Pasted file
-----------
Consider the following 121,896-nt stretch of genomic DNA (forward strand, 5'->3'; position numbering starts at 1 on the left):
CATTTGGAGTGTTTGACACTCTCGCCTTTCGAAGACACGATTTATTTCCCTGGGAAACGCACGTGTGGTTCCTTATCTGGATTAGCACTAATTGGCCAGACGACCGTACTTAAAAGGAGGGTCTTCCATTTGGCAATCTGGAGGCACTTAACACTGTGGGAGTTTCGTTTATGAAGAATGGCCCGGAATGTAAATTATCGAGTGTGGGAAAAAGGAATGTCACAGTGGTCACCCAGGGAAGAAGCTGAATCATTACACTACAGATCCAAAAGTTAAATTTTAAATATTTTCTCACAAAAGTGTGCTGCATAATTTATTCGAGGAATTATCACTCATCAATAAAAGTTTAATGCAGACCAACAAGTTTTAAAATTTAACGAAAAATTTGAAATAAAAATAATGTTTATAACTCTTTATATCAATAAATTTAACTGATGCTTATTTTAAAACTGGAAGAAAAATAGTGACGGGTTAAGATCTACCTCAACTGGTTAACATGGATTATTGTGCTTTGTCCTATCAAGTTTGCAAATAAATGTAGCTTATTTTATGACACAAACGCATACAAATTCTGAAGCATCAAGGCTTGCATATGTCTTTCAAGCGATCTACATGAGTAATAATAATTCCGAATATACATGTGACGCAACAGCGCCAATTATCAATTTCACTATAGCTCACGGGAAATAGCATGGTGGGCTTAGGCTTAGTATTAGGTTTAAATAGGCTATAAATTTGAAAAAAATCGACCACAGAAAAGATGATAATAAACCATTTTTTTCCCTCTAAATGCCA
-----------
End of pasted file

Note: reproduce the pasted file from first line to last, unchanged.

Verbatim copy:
Consider the following 121,896-nt stretch of genomic DNA (forward strand, 5'->3'; position numbering starts at 1 on the left):
CATTTGGAGTGTTTGACACTCTCGCCTTTCGAAGACACGATTTATTTCCCTGGGAAACGCACGTGTGGTTCCTTATCTGGATTAGCACTAATTGGCCAGACGACCGTACTTAAAAGGAGGGTCTTCCATTTGGCAATCTGGAGGCACTTAACACTGTGGGAGTTTCGTTTATGAAGAATGGCCCGGAATGTAAATTATCGAGTGTGGGAAAAAGGAATGTCACAGTGGTCACCCAGGGAAGAAGCTGAATCATTACACTACAGATCCAAAAGTTAAATTTTAAATATTTTCTCACAAAAGTGTGCTGCATAATTTATTCGAGGAATTATCACTCATCAATAAAAGTTTAATGCAGACCAACAAGTTTTAAAATTTAACGAAAAATTTGAAATAAAAATAATGTTTATAACTCTTTATATCAATAAATTTAACTGATGCTTATTTTAAAACTGGAAGAAAAATAGTGACGGGTTAAGATCTACCTCAACTGGTTAACATGGATTATTGTGCTTTGTCCTATCAAGTTTGCAAATAAATGTAGCTTATTTTATGACACAAACGCATACAAATTCTGAAGCATCAAGGCTTGCATATGTCTTTCAAGCGATCTACATGAGTAATAATAATTCCGAATATACATGTGACGCAACAGCGCCAATTATCAATTTCACTATAGCTCACGGGAAATAGCATGGTGGGCTTAGGCTTAGTATTAGGTTTAAATAGGCTATAAATTTGAAAAAAATCGACCACAGAAAAGATGATAATAAACCATTTTTTTCCCTCTAAATGCCA